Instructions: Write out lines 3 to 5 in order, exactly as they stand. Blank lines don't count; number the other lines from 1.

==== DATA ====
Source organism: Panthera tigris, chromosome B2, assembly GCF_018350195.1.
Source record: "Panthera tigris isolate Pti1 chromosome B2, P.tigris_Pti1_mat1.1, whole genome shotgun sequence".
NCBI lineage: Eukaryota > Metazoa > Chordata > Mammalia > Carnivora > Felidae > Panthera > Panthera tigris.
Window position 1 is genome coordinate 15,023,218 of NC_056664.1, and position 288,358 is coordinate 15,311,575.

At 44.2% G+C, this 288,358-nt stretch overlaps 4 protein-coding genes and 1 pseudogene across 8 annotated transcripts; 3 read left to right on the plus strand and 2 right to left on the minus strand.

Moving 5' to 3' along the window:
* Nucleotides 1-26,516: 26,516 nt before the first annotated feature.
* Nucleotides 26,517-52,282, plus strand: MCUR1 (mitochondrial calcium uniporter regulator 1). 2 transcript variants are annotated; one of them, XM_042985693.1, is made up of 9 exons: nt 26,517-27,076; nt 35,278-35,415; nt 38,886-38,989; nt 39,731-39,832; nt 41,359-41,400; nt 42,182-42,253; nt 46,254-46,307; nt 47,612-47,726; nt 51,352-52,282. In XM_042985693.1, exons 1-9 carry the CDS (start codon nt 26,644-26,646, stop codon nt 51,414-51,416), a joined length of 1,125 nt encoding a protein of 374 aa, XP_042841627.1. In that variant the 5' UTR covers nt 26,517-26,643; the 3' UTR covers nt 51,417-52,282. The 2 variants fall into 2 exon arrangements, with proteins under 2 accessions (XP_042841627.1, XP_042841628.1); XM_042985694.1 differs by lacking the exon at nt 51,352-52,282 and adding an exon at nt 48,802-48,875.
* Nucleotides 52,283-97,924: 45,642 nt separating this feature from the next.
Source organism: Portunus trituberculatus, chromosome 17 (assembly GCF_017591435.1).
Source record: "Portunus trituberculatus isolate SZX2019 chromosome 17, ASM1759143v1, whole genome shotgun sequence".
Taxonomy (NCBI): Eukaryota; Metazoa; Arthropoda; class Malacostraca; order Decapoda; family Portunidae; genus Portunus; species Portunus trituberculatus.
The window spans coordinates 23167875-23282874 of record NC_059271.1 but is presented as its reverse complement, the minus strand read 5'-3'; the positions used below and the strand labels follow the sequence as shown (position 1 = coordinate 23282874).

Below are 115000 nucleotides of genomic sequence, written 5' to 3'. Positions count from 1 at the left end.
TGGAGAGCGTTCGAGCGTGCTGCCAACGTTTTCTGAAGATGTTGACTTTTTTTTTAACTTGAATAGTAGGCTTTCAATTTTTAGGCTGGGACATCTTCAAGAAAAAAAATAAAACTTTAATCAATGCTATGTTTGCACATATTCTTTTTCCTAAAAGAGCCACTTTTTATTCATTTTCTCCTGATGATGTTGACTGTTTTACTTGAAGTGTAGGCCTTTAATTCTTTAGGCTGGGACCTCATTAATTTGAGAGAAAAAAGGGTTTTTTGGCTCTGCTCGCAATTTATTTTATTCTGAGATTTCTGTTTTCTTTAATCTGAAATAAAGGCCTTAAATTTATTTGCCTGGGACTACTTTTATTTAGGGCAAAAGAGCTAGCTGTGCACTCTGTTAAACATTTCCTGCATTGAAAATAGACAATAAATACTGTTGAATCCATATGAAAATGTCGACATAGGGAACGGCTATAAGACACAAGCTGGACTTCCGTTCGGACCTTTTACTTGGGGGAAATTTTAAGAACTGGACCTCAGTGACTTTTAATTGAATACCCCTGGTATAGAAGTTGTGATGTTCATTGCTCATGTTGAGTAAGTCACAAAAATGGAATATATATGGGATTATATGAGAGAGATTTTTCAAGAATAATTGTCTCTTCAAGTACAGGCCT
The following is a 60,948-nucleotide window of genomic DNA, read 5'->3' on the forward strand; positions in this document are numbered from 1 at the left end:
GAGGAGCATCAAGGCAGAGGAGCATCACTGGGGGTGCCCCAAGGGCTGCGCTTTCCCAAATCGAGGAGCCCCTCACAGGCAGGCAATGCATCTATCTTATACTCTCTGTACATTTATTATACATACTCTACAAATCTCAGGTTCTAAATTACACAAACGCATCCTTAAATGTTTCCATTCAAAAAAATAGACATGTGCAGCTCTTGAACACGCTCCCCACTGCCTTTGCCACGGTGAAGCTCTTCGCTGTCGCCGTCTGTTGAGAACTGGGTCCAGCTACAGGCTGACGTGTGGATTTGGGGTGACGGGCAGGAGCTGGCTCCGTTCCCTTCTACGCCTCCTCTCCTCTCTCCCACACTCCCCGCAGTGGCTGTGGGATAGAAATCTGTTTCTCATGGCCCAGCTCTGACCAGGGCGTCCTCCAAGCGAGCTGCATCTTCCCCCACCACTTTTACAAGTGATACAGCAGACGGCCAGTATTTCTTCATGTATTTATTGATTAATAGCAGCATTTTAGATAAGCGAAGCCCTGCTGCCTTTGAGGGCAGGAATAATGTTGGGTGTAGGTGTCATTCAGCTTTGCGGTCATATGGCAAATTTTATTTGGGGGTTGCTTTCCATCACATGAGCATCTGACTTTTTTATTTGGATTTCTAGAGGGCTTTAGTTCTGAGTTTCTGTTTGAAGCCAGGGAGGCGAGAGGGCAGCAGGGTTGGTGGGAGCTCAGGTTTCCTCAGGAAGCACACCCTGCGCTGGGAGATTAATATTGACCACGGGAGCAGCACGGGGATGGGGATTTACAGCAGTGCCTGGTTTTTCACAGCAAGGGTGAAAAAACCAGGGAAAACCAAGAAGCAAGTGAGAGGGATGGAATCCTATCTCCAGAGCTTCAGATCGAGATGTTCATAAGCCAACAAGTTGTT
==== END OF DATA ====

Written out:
NCBI lineage: Eukaryota > Metazoa > Chordata > Mammalia > Carnivora > Felidae > Panthera > Panthera tigris.
Window position 1 is genome coordinate 15,023,218 of NC_056664.1, and position 288,358 is coordinate 15,311,575.

At 44.2% G+C, this 288,358-nt stretch overlaps 4 protein-coding genes and 1 pseudogene across 8 annotated transcripts; 3 read left to right on the plus strand and 2 right to left on the minus strand.